I would argue that it is not.
Of course, videotaped confessions sound good because they can protect both the accused and the police. They can make it clear (it seems) whether the statement was coerced or in some way done unproperly.
On the other hand, videotaped confessions come with major problems. For law enforcement, they are a major financial burden because of the need for equipment. They also make it so confessions can only be taken in places that have recording facilities. On the side of the accused, videotapes give more credibility to confessions even if they have been coerced in some way. The police can put all sorts of pressure on the accused, then put him in front of the camera. All the jury will see is the part on camera, which will seem even more compelling than confessions already do.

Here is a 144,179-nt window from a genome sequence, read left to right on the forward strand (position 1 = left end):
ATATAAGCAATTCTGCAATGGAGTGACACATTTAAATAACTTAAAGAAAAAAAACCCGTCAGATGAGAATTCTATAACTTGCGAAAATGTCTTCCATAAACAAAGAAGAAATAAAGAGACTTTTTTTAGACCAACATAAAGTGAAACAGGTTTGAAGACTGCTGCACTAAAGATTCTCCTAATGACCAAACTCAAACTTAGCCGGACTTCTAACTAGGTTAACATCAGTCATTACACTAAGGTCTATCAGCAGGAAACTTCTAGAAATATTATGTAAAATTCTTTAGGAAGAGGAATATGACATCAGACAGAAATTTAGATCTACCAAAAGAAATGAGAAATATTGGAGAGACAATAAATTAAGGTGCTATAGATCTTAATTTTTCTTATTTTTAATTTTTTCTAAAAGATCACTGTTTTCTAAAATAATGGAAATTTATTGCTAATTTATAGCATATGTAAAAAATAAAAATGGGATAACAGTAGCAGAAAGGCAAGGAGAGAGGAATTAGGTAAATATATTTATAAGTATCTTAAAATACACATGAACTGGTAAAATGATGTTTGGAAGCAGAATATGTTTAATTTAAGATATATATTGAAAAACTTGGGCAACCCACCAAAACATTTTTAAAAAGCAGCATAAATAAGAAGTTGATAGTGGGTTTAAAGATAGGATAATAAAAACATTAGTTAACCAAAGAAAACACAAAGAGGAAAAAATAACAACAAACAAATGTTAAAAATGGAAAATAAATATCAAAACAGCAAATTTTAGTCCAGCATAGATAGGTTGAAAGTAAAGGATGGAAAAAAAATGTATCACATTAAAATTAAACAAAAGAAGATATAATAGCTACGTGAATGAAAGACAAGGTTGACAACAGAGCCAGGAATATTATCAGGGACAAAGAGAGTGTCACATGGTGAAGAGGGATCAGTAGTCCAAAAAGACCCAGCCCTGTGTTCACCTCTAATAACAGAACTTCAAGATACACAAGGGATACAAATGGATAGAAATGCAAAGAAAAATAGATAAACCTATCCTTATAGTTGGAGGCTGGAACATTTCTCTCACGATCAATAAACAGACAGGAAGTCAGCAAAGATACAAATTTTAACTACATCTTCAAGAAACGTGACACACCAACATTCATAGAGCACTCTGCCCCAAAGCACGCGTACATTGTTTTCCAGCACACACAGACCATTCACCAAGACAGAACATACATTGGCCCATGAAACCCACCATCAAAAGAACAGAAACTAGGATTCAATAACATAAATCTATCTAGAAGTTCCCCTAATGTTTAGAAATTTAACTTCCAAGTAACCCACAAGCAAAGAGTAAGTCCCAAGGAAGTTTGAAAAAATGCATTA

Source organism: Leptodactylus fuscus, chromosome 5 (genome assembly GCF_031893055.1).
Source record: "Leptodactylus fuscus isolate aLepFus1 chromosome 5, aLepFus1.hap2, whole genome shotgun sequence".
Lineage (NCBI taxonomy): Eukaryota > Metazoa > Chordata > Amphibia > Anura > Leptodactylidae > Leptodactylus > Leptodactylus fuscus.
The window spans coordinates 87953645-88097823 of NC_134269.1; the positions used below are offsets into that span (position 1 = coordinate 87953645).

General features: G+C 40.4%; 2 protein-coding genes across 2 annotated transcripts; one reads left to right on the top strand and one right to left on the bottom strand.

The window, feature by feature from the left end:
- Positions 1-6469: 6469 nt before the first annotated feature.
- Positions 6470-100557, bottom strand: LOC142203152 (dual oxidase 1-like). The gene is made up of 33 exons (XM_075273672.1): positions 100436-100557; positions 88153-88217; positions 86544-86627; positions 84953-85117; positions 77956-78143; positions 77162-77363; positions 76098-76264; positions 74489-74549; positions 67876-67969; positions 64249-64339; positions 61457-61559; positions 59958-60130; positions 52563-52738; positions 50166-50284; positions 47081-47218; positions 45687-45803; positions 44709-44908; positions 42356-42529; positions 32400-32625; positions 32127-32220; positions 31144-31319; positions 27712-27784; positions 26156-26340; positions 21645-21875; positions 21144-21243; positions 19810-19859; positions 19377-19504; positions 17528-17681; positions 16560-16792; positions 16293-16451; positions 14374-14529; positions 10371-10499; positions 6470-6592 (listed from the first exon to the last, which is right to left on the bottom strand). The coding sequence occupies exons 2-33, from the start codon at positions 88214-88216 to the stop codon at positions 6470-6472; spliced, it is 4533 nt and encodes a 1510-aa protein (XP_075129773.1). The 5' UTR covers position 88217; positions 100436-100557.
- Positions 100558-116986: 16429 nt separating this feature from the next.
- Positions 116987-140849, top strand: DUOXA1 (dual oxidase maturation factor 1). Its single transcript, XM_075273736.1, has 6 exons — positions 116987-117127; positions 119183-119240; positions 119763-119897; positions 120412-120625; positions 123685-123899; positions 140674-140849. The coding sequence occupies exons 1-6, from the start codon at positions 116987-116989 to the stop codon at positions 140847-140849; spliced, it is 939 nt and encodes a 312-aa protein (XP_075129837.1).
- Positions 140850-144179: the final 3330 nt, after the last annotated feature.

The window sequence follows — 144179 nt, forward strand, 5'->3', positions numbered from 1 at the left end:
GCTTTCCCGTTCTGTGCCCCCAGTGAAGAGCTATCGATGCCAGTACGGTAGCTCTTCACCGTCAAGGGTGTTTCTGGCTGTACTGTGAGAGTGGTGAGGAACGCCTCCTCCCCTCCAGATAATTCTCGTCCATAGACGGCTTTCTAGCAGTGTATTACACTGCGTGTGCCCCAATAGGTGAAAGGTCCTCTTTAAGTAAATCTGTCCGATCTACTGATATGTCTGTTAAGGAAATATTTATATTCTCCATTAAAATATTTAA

A more appropriate question would be "Is videotaping all interchanges with police and suspects a good idea?" Most police departments can now stream the arrest back to the station (or whereever the storage is, cloud or whatever), many police cars have their own camera system, and jails routinely record. By requiring that all interrogations be recorded, it lessens the chance of cooercion. This is especially true with younger people who have been arrested, who may not know their rights and who are more easily pressured. There is plenty of empirical evidence that false confessions also go down when interrogations are recorded.